For anyone new to hiking, there is a rule to which hikers follow; it is called “Leave No Trace” or LNT. The concept is generally to pack out what you pack in and respect nature, so all future visitors can enjoy what you have enjoyed.

To learn more about LNT, please check out this BLOG by a certified LNT Trainer.

★★★★★★★★★★★

Share and Enjoy

    Alice Lake

     

    This post is for the 4 Lakes Trail at Alice Lake Provincial Park, just north of Squamish. This hike is fairly flat and quite easy. The trail meanders through a forest and around 4 lakes. Although the highlight for me was a stop on the Cheekeye River with an amazing view of Mt. Alpha.

    Distance: 8.4 km (loop)
    Time: 3 hours (lots of breaks)
    Low point: 192 m
    High point: 317 m
    Elevation gain: 125 m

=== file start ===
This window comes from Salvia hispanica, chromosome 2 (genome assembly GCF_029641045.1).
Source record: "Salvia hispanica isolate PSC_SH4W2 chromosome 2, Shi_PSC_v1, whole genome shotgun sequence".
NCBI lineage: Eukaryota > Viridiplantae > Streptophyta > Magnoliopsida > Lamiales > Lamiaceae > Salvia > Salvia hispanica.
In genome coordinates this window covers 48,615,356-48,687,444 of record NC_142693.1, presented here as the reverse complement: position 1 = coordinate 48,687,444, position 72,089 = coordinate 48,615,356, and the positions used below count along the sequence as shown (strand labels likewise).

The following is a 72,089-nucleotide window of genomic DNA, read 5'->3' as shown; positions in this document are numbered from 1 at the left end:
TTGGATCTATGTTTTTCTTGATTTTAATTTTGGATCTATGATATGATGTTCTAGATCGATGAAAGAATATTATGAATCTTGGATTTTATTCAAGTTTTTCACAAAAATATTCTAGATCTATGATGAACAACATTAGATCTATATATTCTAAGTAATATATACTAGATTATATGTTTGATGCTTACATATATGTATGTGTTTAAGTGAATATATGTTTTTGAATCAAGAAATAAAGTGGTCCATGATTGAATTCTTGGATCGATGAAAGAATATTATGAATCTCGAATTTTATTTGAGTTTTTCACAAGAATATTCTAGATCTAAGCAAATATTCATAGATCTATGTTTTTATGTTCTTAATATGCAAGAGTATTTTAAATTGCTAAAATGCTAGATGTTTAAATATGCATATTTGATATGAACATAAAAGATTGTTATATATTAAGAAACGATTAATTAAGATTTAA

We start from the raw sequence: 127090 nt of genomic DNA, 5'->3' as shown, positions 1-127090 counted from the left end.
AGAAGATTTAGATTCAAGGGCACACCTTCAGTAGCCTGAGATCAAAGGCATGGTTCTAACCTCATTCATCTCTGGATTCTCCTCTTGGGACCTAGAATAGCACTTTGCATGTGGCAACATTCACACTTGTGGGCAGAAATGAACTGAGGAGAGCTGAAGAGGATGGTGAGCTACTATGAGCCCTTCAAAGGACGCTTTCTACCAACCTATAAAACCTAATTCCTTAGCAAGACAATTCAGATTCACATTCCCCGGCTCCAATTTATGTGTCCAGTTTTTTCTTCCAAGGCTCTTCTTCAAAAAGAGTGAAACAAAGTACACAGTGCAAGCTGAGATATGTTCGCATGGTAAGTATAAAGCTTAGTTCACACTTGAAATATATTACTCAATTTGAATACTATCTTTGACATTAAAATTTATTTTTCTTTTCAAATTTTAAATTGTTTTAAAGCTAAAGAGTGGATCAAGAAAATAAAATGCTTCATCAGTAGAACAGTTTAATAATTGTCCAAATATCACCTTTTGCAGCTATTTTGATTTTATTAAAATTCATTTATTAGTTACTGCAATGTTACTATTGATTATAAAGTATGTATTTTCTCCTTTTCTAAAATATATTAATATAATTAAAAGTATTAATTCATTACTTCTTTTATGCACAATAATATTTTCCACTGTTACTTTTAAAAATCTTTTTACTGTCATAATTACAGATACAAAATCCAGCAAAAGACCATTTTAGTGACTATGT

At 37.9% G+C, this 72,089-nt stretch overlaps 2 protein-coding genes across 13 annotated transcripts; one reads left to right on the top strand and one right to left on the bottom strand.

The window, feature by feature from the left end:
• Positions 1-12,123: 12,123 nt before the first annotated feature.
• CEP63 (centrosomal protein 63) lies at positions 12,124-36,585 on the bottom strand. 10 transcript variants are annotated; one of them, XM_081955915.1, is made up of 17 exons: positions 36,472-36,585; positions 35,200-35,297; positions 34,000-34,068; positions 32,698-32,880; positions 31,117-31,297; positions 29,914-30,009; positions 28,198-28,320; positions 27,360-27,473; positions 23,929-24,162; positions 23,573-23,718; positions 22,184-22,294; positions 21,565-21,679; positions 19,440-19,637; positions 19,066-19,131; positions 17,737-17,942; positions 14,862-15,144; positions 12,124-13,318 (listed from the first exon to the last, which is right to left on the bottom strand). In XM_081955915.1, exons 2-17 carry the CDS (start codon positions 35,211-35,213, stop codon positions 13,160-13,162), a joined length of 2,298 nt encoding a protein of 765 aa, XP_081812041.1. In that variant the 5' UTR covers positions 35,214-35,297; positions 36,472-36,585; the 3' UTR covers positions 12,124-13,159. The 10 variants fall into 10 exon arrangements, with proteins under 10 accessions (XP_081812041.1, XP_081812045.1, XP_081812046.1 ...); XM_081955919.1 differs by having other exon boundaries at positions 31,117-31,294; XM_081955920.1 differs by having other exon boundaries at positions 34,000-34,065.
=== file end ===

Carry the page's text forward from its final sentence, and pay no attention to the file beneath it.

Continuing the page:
Cumulative Elevation gain: 280 m
    Trailhead: 49° 47’ 1.3” by  123° 7’ 17.1” (Google Map)

    The route…

    The photos…

    Alice Lake
    Alice Lake
    Cheekeye River and Mt. Alpha
    Cheekeye River and Mt. Alpha
    Mt. Alpha
    Mt. Alpha



    Cheekeye River
    Cheekeye River
    Mt. Alpha
    Mt. Alpha
    Tall trees
    Tall trees



    Trail Pic
    Trail Pic
    Trail Pic
    Trail Pic
    Trail Pic
    Trail Pic

    Here’s a link to all my photos on the hike… https://flic.kr/s/aHskvLTXcc

    ★★★★★★★★★★★

    Before heading out on your hike, make sure you are well prepared. This means, having the TEN ESSENTIALS. It is also important to leave a trip plan (route details and estimated return time) with someone you trust.

    Bring your smartphone, fully charged and put it in airplane mode while hiking. I always bring back-up battery packs for extra piece of mind. It is highly recommended that you bring a GPS device; I use my smartphone with a GPS app (Backcountry Navigator). The GPS will work in airplane mode. Learn how to use it before your hike.

    For anyone new to hiking, there is a rule to which hikers follow; it is called “Leave No Trace” or LNT. The concept is generally to pack out what you pack in and respect nature, so all future visitors can enjoy what you have enjoyed.